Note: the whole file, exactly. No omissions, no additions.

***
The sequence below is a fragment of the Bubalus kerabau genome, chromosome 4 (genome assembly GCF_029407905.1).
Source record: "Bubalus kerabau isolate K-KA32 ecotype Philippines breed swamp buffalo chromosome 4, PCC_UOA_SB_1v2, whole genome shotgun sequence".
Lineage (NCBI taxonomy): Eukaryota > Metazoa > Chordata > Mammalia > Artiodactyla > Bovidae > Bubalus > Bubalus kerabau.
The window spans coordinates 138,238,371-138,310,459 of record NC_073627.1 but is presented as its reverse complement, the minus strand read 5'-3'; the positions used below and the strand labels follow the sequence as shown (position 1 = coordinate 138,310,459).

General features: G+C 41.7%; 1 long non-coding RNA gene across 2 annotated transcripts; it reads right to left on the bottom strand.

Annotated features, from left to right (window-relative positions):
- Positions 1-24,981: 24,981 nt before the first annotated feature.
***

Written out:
The sequence below is a fragment of the Bubalus kerabau genome, chromosome 4 (genome assembly GCF_029407905.1).
Source record: "Bubalus kerabau isolate K-KA32 ecotype Philippines breed swamp buffalo chromosome 4, PCC_UOA_SB_1v2, whole genome shotgun sequence".
Lineage (NCBI taxonomy): Eukaryota > Metazoa > Chordata > Mammalia > Artiodactyla > Bovidae > Bubalus > Bubalus kerabau.
The window spans coordinates 138,238,371-138,310,459 of record NC_073627.1 but is presented as its reverse complement, the minus strand read 5'-3'; the positions used below and the strand labels follow the sequence as shown (position 1 = coordinate 138,310,459).

General features: G+C 41.7%; 1 long non-coding RNA gene across 2 annotated transcripts; it reads right to left on the bottom strand.

Annotated features, from left to right (window-relative positions):
- Positions 1-24,981: 24,981 nt before the first annotated feature.